Tuesday, September 14, 2004

Soon the sun itself disappears completely. But it still shines a bit on the clouds, and then colors the heavens with its rainbow play: red, orange, yellow, green, blue, violet--as optics teach us. But we can't be bothered with science. For us the rainbow is the bridge of the gods; the earth is flat as a pancake, the sea without end. How the sun gets from west to east is its own affair. We just wish it good night and good morning. We don't count stamens, and we don't pull sepals apart. We think of flowers only as blue or yellow and birds according to their songs. Night climbs up from the east, and the glimmer of light in the west pushes further and further down and around to the north. The bats come out and gambol in the air, a solitary pointed-winged sandpiper streaks whiningly along the shoreline. The first star is lit, and so the hunter cocks his gun.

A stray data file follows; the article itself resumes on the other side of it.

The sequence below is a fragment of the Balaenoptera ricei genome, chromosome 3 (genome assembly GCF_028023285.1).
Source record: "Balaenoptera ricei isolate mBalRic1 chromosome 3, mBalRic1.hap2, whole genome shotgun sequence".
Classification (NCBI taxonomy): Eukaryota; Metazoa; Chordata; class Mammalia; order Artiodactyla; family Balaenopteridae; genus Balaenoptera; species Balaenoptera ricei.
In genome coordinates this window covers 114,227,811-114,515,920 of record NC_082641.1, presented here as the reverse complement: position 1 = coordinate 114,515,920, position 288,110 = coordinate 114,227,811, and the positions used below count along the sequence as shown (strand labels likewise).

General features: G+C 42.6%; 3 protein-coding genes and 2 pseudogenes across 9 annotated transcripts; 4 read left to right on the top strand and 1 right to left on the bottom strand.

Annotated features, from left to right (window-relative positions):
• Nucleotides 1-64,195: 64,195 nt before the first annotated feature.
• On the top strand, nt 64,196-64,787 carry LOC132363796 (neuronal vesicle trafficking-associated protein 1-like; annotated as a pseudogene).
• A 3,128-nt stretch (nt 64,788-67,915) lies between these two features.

--Wilhelm Dinesen, "Letters from the Hunt"

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